Which Joe gave his name to ‘sloppy joes’? We look at five interesting sandwiches and their lexical origins.
The chemical element of atomic number 76, a hard, dense silvery-white metal of the transition series.
- ‘With the exception of two of the platinum-group metals, osmium and iridium, they have the highest melting temperatures and lowest vapor pressures of all metals.’
- ‘Other examples of relative isotopic dating are the deuterium variations in ice cores and the osmium isotope record of marine sediments.’
- ‘Along with osmium and platinum, iridium is one of the densest elements in the periodic table: two cubic feet of it weigh as much as a Buick.’
- ‘The addition of small amounts of osmium to these metals greatly increases their hardness.’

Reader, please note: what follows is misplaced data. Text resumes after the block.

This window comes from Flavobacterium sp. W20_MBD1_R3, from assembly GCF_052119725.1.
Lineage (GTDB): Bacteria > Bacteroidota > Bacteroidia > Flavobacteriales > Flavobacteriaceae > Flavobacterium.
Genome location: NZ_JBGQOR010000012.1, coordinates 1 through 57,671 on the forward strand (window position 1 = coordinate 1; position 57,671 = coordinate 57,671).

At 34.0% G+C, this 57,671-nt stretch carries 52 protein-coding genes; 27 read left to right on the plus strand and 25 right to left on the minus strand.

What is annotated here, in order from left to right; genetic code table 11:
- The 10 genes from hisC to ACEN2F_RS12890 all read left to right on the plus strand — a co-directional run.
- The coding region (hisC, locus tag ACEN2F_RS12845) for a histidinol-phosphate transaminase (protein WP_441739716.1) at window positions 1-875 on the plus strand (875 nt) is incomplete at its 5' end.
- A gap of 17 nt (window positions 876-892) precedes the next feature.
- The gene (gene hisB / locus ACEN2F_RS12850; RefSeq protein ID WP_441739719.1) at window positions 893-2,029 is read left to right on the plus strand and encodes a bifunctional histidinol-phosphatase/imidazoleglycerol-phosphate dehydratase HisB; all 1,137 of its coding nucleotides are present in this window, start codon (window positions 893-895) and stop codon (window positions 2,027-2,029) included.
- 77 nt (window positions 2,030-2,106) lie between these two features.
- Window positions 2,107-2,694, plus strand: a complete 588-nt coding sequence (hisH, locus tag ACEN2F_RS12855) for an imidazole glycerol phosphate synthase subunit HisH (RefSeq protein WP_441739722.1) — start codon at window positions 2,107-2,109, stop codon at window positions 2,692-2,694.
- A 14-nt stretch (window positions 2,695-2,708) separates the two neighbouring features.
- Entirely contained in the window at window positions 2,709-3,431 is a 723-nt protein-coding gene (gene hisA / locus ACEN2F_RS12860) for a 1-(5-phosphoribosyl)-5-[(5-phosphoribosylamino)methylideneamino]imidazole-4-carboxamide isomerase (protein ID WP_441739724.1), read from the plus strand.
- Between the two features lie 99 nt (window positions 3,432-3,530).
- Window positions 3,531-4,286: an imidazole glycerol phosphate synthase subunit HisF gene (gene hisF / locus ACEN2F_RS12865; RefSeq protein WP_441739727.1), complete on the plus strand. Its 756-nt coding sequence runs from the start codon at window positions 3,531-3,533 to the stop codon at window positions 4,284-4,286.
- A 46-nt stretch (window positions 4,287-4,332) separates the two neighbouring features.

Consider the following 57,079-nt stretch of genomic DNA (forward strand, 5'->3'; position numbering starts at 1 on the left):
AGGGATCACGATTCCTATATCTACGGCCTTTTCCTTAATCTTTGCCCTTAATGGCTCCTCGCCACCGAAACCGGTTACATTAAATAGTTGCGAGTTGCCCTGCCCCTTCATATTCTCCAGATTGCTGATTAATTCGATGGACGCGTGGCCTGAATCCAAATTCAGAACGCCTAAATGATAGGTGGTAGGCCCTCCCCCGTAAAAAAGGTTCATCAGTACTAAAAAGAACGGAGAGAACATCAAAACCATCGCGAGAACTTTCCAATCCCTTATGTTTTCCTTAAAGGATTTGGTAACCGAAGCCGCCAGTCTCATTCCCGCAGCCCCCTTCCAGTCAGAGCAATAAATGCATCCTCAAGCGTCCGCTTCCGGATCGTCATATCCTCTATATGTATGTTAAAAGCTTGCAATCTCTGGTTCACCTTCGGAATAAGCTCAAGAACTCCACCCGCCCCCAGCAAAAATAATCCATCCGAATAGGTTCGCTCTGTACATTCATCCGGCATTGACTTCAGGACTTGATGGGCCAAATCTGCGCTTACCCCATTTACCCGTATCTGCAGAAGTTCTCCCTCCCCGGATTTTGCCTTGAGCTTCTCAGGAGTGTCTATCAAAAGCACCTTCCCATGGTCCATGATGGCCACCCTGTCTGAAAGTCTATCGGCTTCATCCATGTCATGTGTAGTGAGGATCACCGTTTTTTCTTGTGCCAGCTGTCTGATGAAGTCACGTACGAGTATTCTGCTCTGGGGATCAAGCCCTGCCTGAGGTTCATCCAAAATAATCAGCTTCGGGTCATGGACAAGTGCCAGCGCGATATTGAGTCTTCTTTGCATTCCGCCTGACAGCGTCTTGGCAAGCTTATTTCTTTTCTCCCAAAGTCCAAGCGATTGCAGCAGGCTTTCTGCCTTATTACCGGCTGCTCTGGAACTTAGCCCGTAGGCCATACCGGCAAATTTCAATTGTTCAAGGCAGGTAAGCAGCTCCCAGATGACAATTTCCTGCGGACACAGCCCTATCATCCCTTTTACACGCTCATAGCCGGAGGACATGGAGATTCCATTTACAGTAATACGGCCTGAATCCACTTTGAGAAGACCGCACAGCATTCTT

- ‘Scientists speculate that the asteroids would probably be very rich in minerals with a very high melting point, such as iron and nickel or rarer metals like tungsten, osmium, and zirconium.’
Early 19th century: modern Latin, from Greek osmē smell (from the pungent smell of its tetroxide).
We take a look at several popular, though confusing, punctuation marks.
From Afghanistan to Zimbabwe, discover surprising and intriguing language facts from around the globe.
The definitions of ‘buddy’ and ‘bro’ in the OED have recently been revised. We explore their history and increase in popularity.